Rather than portraying support for the vaccine patent waiver and support for vaccine exports as mutually exclusive alternatives, Rajat Khosla, senior director of research, advocacy, and policy at Amnesty International, asserted that both measures are necessary "if we are serious about addressing" vaccine apartheid.

Yale epidemiologist Gregg Gonsalves tweeted that "other countries understand the importance of vaccine diplomacy, but are simply using exports of their own national vaccines for this purpose."

"No one is marshaling the world's resources [or] providing global leadership," he lamented.

According to public health experts, even a vaccine patent waiver, while necessary, is insufficient by itself to increase global supply. In addition to the TRIPS waiver, they say, stronger measures to facilitate the transfer of technology and know-how, as well as massive public investments in worldwide manufacturing, are necessary to ensure universal access to coronavirus tests, treatments, and vaccines.

As Jayati Ghosh, professor of economics at the University of Massachusetts Amherst, explained Friday:

While the rapid development of Covid-19 vaccines was a truly impressive achievement, it has been tarnished by constraints on global vaccine supply and the related inequities in distribution. As of May 4, less than 8% of the world's population had received even one dose of any Covid-19 vaccine, while just ten rich countries accounted for 80% of all vaccinations. The reason is not just that rich countries have been buying up all available doses; it is also that there simply have not been enough doses to go around.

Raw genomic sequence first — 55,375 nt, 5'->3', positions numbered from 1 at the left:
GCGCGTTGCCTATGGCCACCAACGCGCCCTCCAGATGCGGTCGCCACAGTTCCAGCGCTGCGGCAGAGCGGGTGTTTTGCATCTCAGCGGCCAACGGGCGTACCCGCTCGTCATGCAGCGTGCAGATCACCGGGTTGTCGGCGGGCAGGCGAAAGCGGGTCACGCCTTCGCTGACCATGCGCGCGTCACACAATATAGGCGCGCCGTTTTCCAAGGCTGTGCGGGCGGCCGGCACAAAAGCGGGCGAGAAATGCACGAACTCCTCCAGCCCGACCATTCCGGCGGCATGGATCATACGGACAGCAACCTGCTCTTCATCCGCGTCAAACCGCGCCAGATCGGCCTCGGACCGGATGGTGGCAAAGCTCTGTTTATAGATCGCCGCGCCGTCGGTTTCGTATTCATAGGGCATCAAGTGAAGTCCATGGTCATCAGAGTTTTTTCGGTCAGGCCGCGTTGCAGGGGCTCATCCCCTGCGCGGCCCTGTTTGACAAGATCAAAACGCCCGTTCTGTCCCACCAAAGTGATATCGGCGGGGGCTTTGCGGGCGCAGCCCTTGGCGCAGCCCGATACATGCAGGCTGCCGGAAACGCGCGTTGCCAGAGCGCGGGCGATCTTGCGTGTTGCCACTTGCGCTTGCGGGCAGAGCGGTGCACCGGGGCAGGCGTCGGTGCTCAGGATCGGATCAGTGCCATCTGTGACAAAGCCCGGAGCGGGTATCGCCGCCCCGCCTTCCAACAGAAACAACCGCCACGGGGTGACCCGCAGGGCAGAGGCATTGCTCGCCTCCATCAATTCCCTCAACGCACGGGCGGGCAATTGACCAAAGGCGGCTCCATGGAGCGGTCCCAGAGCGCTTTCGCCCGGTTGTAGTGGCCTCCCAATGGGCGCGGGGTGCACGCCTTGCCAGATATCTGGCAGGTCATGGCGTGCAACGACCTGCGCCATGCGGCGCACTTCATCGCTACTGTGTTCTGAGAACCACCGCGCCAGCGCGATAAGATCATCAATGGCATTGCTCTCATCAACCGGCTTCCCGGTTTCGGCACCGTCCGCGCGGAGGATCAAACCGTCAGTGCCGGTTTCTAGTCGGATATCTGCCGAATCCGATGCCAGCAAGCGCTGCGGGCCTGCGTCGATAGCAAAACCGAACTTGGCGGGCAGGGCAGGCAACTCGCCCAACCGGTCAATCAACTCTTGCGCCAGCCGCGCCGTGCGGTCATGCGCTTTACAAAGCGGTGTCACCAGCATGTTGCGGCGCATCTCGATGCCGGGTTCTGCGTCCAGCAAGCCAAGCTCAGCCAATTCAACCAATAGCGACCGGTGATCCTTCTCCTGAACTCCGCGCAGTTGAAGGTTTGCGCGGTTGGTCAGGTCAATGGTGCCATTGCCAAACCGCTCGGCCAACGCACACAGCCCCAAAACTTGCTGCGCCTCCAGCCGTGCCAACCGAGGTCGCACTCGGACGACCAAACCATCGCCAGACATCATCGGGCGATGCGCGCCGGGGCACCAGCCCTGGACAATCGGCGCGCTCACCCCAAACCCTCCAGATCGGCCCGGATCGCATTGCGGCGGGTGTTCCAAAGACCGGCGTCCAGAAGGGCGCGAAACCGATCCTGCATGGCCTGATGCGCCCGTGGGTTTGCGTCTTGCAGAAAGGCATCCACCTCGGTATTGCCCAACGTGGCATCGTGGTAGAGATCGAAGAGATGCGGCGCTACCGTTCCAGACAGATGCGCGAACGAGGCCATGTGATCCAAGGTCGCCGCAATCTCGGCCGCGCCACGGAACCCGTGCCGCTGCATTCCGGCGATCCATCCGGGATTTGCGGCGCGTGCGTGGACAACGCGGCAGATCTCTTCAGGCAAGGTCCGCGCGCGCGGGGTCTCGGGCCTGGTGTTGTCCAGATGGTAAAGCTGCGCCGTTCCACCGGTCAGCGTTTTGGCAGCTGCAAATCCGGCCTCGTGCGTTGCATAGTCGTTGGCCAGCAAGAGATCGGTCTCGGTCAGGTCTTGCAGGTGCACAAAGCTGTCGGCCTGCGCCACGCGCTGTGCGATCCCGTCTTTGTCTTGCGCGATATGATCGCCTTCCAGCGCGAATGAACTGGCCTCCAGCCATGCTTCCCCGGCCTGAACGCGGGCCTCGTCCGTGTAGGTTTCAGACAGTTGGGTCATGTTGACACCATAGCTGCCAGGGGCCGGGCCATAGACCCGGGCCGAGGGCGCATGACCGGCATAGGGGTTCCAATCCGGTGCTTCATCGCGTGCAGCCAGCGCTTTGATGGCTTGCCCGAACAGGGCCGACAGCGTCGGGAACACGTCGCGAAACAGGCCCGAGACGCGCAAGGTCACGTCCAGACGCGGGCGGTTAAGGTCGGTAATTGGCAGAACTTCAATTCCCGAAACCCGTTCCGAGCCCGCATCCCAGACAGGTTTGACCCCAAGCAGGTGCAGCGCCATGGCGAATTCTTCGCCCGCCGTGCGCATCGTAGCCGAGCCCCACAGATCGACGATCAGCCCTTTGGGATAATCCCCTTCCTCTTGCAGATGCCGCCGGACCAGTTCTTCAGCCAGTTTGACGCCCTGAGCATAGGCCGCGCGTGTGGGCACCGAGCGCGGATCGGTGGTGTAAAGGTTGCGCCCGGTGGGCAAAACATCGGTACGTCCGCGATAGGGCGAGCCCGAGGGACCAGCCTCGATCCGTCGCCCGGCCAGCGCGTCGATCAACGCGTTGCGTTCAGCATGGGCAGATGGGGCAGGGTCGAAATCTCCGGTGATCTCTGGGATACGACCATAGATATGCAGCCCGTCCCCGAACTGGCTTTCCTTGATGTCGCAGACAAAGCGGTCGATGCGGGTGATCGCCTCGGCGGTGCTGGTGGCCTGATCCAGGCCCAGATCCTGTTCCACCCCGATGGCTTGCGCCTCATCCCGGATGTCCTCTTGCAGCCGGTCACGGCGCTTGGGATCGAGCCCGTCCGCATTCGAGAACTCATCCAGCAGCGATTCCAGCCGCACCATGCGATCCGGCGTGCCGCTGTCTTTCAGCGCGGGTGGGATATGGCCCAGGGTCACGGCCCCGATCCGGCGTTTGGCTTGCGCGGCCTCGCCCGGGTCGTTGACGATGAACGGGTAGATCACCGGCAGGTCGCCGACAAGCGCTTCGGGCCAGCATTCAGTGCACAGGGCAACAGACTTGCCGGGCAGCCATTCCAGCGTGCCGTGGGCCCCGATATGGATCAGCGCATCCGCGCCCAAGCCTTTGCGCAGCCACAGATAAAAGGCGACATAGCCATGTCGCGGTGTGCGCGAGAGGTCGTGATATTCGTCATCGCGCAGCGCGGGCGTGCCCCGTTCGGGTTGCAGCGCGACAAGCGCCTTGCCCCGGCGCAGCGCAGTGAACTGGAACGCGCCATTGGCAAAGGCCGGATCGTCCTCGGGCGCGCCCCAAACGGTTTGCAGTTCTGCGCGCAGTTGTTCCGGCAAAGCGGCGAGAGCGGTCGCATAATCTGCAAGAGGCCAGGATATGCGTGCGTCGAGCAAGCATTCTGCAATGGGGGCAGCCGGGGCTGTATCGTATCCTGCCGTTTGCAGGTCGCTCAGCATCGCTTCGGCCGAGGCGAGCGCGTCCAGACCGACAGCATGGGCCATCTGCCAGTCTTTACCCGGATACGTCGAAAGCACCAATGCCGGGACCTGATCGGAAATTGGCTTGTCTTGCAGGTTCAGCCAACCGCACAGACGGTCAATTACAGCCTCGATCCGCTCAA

But this scarcity itself is largely artificial. Vaccine production has been limited by pharmaceutical companies' refusal to share knowledge and technology. Though the companies producing the approved vaccines have benefited from public subsidies and publicly funded research, they nonetheless have taken advantage of patent protections to maintain a monopoly, limiting production to their own factories and a select few other companies to whom they have granted licenses.

"Temporarily waiving IP rights is essential, but it is only the first step," Ghosh wrote. "A waiver agreement would address the previously insurmountable legal side of the problem. But much more will need to be done to make a 'People's Vaccine' universally available as soon as possible."

According to Ghosh, "The next step is to push for concrete measures to facilitate the transfer of knowledge and technology."

"From Canada to Bangladesh, many potential vaccine producers with the required facilities have so far been denied the licenses and technical know-how to proceed," noted Ghosh. "Not a single pharmaceutical company has joined the World Health Organization's voluntary facility for sharing technology, the Covid-19 Technology Access Pool (C-TAP)."